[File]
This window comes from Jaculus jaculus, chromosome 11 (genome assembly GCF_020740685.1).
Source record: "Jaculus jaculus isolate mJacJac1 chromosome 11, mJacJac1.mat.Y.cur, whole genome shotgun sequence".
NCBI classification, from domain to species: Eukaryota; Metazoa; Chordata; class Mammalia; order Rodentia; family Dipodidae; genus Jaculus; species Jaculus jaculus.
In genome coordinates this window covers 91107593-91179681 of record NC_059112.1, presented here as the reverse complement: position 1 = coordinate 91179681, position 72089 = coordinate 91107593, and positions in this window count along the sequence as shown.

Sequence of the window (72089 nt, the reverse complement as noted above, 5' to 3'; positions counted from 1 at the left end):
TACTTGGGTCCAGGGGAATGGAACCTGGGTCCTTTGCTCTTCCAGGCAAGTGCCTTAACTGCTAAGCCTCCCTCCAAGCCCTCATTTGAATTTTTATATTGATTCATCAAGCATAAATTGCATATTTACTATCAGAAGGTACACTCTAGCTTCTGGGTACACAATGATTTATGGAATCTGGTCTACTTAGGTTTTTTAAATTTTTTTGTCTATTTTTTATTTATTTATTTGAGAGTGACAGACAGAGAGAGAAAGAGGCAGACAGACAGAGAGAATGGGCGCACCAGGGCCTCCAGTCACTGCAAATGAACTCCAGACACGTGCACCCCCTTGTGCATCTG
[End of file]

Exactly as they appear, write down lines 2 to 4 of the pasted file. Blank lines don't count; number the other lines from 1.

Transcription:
Source record: "Jaculus jaculus isolate mJacJac1 chromosome 11, mJacJac1.mat.Y.cur, whole genome shotgun sequence".
NCBI classification, from domain to species: Eukaryota; Metazoa; Chordata; class Mammalia; order Rodentia; family Dipodidae; genus Jaculus; species Jaculus jaculus.
In genome coordinates this window covers 91107593-91179681 of record NC_059112.1, presented here as the reverse complement: position 1 = coordinate 91179681, position 72089 = coordinate 91107593, and positions in this window count along the sequence as shown.